USC depth chart: Breaking down the Trojan linebacker unit

The USC depth chart at linebacker is looking for a resurgence. (Alicia de Artola/Reign of Troy)
The USC depth chart at linebacker is looking for a resurgence. (Alicia de Artola/Reign of Troy) /

The USC depth chart at linebacker could be shaken up by the arrival of Todd Orlando.

Linebacker should be among the most intriguing positions to track on the USC depth chart in 2020.

After all, the Trojans just got done reconfiguring their linebacker corps in the final year of Clancy Pendergast’s reign. Now Todd Orlando is in town and will bring his own ideas for the best way to utilize the personnel in those key spots.

Spring Camp’s cancellation has interfered with our understanding of the exact lineup for the Trojan linebackers, but educated guesses still bring it all together…

USC depth chart at linebacker:

Orlando’s hybrid 3-4/3-3-5 system will typically deploy three linebackers along with a nickelback or a hybrid safety/linebacker. When it comes to the linebackers, the designations may sound different, but they’re not all that unfamiliar.

The B-Backer is an outside linebacker whose primary role is to rush off the edge, though they may be called upon to drop into coverage.

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The Mic linebacker is the middle linebacker who is responsible for calling the defense and plugging gaps in the run game.

The rover linebacker is more or less the weakside linebacker with demands in coverage. However, Orlando is a fan of blitzing his rover up the interior, creating plenty of pass-rushing opportunities for the position.

B-Backer:Drake JacksonHunter EcholsAbdul-Malik McClainTuasivi Nomura

As said in Reign of Troy’s defensive line depth chart deep dive, Drake Jackson will be on the field at all opportunities. Some or most of those may come at outside linebacker. Working off the edge is already his forte, but his athleticism should allow him to fulfill the coverage requirements of the B-backer.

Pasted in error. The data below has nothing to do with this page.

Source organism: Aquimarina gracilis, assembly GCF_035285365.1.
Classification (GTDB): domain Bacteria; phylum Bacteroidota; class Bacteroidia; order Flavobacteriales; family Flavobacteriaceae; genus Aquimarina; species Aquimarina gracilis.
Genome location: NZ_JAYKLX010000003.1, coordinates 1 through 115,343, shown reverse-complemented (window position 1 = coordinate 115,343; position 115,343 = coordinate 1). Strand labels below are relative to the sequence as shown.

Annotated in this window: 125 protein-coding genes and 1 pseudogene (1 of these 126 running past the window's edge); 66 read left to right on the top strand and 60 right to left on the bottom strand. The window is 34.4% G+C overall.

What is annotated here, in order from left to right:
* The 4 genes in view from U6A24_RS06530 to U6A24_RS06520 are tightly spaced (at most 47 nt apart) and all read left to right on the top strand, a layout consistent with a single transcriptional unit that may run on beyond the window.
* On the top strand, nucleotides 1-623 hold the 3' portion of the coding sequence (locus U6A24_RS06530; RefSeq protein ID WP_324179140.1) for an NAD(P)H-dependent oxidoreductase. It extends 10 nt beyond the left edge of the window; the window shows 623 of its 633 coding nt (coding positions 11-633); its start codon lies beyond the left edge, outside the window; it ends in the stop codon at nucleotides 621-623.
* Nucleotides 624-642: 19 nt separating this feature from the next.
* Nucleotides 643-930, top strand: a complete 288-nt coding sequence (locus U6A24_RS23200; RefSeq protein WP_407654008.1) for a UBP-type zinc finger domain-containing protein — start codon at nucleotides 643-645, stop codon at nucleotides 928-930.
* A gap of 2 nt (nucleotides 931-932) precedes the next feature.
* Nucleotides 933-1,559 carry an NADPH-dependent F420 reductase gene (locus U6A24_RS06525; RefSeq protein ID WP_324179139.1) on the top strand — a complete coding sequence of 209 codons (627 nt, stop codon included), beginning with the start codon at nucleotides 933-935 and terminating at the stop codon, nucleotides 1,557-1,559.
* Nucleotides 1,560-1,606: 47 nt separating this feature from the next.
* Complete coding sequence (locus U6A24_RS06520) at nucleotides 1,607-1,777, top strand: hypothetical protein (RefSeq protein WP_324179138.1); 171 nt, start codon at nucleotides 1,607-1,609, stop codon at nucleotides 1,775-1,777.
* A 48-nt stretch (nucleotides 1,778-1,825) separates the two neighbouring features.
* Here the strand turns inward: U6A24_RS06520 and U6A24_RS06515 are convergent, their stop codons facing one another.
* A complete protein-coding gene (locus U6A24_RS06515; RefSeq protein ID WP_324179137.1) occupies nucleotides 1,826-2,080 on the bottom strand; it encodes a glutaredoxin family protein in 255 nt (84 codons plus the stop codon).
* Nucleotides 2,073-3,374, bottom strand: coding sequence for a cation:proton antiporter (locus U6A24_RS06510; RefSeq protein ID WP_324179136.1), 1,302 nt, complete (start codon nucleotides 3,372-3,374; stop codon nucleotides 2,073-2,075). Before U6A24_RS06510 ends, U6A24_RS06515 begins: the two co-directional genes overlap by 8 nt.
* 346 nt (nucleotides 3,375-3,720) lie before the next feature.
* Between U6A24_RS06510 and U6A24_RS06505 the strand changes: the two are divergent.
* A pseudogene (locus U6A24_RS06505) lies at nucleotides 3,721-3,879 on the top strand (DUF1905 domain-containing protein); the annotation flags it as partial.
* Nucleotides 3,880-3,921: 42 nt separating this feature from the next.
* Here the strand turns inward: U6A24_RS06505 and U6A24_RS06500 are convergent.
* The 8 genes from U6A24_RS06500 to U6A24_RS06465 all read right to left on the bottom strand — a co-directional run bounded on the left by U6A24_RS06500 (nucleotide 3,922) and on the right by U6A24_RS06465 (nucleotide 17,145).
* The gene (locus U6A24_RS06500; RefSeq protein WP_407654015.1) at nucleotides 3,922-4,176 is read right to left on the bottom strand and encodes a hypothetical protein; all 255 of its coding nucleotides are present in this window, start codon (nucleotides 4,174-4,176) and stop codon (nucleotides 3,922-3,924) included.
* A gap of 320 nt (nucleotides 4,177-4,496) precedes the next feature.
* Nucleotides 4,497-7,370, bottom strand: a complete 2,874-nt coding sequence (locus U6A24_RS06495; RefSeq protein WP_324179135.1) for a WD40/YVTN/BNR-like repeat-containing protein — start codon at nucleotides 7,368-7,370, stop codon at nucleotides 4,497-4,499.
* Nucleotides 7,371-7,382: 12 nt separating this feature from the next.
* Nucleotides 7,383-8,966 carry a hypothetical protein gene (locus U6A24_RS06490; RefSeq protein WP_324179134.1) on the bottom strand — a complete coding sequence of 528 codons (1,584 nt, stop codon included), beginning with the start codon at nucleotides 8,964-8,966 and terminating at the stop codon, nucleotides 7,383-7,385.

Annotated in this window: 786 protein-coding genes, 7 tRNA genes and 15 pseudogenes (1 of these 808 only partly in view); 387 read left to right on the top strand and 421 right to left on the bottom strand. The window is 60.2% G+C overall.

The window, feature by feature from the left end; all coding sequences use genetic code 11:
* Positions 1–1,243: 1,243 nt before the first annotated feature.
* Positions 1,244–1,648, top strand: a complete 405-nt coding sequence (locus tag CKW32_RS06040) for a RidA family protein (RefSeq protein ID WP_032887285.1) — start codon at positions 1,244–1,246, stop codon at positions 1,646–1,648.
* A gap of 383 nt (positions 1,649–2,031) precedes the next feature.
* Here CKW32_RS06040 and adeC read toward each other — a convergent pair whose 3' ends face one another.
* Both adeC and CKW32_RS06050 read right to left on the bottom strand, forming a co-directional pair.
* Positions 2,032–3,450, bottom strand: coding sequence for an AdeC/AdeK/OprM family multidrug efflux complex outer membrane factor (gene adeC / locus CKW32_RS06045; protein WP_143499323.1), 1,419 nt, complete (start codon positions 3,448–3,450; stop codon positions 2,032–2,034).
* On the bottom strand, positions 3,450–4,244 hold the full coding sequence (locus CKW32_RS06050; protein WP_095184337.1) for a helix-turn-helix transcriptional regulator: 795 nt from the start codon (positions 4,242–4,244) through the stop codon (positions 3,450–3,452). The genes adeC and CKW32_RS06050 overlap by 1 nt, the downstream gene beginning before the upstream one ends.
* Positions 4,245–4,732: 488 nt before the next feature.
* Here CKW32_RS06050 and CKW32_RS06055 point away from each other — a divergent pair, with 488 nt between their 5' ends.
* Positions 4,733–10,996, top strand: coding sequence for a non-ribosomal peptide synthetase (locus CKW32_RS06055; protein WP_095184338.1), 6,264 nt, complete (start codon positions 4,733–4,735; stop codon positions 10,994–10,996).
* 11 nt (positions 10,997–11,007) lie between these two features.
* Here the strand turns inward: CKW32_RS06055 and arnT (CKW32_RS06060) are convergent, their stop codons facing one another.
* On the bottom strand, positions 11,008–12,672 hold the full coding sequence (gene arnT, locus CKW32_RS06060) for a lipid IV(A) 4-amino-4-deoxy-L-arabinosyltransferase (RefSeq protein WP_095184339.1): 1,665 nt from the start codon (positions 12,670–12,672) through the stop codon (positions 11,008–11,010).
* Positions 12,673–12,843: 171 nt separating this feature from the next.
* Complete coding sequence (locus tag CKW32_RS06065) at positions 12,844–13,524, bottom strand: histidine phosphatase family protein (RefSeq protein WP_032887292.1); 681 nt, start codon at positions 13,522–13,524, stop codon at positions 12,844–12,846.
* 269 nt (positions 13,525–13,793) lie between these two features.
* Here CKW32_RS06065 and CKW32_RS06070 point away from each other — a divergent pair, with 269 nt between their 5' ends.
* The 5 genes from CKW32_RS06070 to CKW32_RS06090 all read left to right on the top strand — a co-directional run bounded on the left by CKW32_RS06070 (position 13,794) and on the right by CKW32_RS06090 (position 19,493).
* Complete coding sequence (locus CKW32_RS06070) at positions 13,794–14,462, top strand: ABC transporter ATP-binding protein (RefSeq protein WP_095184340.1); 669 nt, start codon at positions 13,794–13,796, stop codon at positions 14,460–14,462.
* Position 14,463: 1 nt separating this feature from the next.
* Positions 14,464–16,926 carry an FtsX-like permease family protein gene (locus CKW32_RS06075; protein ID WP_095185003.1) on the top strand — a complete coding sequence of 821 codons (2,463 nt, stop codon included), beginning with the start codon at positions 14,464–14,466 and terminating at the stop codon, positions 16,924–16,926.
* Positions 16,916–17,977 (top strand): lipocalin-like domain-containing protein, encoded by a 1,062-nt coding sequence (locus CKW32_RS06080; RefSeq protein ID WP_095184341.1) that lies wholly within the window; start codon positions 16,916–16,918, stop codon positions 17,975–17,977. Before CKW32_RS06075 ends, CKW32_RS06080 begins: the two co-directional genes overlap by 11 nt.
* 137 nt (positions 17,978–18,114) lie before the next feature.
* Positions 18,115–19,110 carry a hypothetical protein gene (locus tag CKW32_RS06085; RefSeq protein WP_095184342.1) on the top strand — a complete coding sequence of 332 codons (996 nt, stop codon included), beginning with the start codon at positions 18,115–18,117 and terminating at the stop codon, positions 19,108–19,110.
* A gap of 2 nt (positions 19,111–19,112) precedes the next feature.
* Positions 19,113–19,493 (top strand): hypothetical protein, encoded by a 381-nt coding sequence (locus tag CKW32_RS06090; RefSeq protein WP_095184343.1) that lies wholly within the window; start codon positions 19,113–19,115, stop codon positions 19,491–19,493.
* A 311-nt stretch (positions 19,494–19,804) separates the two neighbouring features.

USC’s former Predator linebackers seem even more suited to the B-backer role. Hunter Echols and Abdul-Malik McClain each have a shot at rising into a starting role if Jackson sticks at defensive end.

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Tuasivi Nomura took his redshirt last year and will undoubtedly be trying to get into the conversation as well.

Mic Linebacker:Jordan IosefaSolomon TuliaupupuRalen GoforthManinoa Tufono

Until someone unseats Jordan Iosefa from a starting role, he has to be penciled in as the most veteran member of the linebacker lineup. Having said that, there are more dynamic players behind him in the pecking order and it’s unclear if Orlando will hold him in the same high regard as Clancy Pendergast. If there’s anyone you’d trust to handle organizing the defense from the middle, it’s Iosefa.

Solomon Tuliaupupu is finally healthy after two years on the sidelines with a nagging foot injury. Fall Camp should tell the tale as to how serious a contender he is for a starting role. Based on his high school performance, winning National Defensive Player of the Year from USA Today at Mater Dei, he should look to make an impact at long last.

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Ralen Goforth had his own excellent high school exploits and was able to pay them off a bit more recently with promising practice outings through the 2019 season. His instinctual and reliable play would be ideal for the Mic, or middle, linebacker job where tackling and run support are key.

Maninoa Tufono redshirted in 2019 and could be on tap for a breakout campaign but he’ll have to prove it first.

Rover Linebacker:Palaie GaoteoteKana’i MaugaEli’Jah WinstonJuliano Falaniko

Some think Palaie Gaoteote would be more suited to an outside linebacker role, but Orlando’s 3-4 offers the best of both worlds for the former five-star in the rover spot. He can retain his spot on the inside while also getting plenty of pass-rushing opportunities.

The skills required of the rover would also suit Kana’i Mauga, who started his career on the USC depth chart as an outside linebacker but transitioned to the interior last year. He saw starting time in that role a performed admirably.

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Eli’Jah Winston is a bit of a wildcard. It wouldn’t be a surprise to see the versatile athlete lineup at any of the linebacker spots. For now the 6-foot-3, 240-pounder seems like a decent fit at rover.

Juliano Falaniko has seen most of his action to date on special teams and its tough to see where he could break into the lineup. Like the others, he’s a former outside linebacker whose experience moving to an inside role last year could help him.

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